Apple's latest software update to the Mac and iPad has enabled a feature that, not to sound too cliche, is downright magical the first time you use it. Universal Control allows you to share your Mac's mouse and keyboard with your iPad.
That means when you move your Mac's pointer beyond the edge of your screen, it will automatically switch to your iPad and allow you to use iPadOS without switching devices. To be clear, Universal Control isn't only designed to work between an iPad and a Mac. It'll actually work between multiple Macs as well. For the purpose of this guide, I'm going to stick to using it between and iPad and Mac to cover both devices. But you could easily do the same thing with two Macs by following the steps below.
There are a couple of things you'll need to do before you can use Universal Control. I'll walk you through the initial setup, and then how to use it.
Update your Mac and iPad
Before you'll have the option to turn on Universal Control, you need to update the software on your Mac and your iPad. The current versions are MacOS 12.3 and iPadOS 15.4.
On a Mac, open System Preferences, then select Software Update.
On your iPad, open the Settings app then go to General > Software Update and follow the prompts.
How to set up Universal Control on your iPad
There isn't a dedicated Universal Control setting or section in iPadOS. In fact, you won't find a setting titled "Universal Control" on the iPad at all.
In order to make sure your iPad is setup, open the Settings app then select General > AirPlay & Handoff. Next, make sure the switch next to Cursor and Keyboard is turned On.
How to set up Universal Control on your Mac
The Mac does have a dedicated Universal Control section where you can turn the feature on or off and adjust settings. Open System Preferences then click on Displays > Universal Control.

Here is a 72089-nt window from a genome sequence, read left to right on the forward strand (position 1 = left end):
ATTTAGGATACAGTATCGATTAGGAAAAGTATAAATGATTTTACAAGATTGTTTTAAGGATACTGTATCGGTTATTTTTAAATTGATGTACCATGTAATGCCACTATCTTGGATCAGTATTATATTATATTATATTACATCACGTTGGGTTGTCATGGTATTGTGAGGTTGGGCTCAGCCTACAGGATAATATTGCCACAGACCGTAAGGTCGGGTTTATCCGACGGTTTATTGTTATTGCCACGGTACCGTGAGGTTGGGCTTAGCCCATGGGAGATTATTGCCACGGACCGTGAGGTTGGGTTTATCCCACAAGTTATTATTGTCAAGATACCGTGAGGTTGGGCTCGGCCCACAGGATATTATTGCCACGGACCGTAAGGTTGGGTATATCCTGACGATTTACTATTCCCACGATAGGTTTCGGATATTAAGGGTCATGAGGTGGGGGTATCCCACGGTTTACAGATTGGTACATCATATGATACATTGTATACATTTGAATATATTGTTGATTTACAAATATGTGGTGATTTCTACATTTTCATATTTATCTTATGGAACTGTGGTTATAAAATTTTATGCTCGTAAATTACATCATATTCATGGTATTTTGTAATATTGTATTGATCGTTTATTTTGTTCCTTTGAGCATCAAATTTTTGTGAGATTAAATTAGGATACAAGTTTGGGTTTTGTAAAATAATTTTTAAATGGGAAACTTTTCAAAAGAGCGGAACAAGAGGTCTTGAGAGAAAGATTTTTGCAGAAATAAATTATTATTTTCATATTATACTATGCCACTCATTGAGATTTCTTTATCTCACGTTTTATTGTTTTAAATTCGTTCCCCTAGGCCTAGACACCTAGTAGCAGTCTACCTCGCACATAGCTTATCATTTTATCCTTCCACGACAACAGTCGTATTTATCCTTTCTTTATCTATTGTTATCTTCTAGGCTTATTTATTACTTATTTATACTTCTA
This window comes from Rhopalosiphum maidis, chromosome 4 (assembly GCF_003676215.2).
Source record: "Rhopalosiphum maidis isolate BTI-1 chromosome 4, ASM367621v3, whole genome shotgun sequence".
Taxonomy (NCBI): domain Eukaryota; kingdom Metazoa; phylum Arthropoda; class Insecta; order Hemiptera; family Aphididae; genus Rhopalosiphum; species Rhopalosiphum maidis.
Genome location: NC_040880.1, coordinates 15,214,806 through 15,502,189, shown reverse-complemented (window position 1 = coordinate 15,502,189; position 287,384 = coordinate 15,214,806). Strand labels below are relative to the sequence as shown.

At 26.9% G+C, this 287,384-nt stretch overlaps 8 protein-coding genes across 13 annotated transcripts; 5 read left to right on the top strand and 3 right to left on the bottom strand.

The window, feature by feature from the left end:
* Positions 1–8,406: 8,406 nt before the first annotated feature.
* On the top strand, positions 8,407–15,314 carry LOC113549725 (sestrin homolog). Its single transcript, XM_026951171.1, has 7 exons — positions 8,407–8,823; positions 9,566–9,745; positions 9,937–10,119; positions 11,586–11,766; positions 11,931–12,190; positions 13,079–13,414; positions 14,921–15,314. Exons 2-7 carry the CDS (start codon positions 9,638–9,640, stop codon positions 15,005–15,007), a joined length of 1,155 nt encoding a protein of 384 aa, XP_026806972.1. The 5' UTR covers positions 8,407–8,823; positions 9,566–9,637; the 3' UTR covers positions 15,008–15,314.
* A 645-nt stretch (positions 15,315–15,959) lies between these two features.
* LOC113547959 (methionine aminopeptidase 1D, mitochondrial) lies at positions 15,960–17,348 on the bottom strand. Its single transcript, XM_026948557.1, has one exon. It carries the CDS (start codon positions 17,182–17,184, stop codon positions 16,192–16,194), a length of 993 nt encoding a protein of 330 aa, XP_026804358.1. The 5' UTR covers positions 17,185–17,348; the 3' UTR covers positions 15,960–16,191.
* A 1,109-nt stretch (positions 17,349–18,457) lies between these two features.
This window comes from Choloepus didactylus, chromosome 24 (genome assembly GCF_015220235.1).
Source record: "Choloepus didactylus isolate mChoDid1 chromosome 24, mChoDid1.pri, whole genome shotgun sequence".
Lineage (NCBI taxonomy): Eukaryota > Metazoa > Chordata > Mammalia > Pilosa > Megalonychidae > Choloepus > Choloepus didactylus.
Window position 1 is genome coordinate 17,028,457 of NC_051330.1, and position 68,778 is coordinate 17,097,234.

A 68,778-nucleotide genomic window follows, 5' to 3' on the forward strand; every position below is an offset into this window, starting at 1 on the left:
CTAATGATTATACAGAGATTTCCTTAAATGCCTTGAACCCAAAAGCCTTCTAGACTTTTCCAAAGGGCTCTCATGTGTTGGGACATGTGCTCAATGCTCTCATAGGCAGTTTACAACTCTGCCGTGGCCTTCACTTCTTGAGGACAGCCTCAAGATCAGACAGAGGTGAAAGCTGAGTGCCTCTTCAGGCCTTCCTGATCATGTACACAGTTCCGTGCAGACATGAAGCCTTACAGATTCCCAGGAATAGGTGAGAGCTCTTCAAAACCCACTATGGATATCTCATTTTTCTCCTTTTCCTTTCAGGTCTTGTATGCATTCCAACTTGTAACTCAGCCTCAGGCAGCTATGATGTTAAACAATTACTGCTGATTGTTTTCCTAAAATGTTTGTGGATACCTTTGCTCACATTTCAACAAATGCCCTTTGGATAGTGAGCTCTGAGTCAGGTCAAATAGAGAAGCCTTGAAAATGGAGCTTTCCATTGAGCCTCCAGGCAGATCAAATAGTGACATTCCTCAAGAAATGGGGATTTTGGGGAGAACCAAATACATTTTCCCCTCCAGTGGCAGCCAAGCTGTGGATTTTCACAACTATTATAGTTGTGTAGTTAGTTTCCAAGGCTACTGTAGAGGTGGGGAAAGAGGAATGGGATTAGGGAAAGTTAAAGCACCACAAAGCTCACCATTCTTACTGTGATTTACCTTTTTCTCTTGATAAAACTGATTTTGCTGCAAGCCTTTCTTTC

Check the box next to Allow your cursor and keyboard to move between any nearby Mac or iPad, then click Done. Leave the other two boxes checked.
How to use Universal Control between your Mac and iPad
With both devices updated and after double-checking that Universal control is enabled, it's time to actually use Universal Control.
Place your iPad on either side of your Mac's display, then wake and unlock both of them.
On your Mac, use the trackpad or mouse to move the pointer off the edge of the screen in the direction of your iPad. As you continue to move it, you'll see the pointer jump from the Mac to the iPad.
Pretty cool, right? Notice that the iPad isn't simply acting as an external monitor for your Mac -- it looks and works just like it normally does, but you don't have to switch to different input devices.
Want to go back to your Mac? Drag the mouse pointer off the iPad's screen in the direction of your Mac. Boom.
You can even drag and drop documents between your Mac or iPad, instead of waiting for iCloud Drive to sync or if, for example, you were drawing out an idea in the Notes app with the Apple Pencil on your iPad -- you can easily move that to your Mac once you're finished.
Arrange your displays, adjust settings
Your Mac will try its best to locate your iPad's location in relation to your main display, but it's not perfect. If you go back into System Preferences on your Mac, you can click-and-drag to rearrange the displays, putting your iPad's screen in the right spot, allowing you to seamlessly move your mouse between the two devices.
Troubleshooting Universal Control
If you're having issues getting Universal Control to work, here are a few things to check:
Make sure both devices are using the same Apple ID/iCloud account
Double-check that you're running MacOS 12.3 and iPadOS
Wi-Fi and Bluetooth must be turned on
Finally, if you're still not having any luck, it could be that your device isn't compatible. Here's the full list of supported devices, taken straight from Apple's support page.
MacBook introduced in 2016 or later
MacBook Pro introduced in 2016 or later
MacBook Air introduced in 2018 or later
Mac mini introduced in 2018 or later
iMac introduced in 2017 or later, plus iMac (Retina 5K, 27-inch, Late 2015)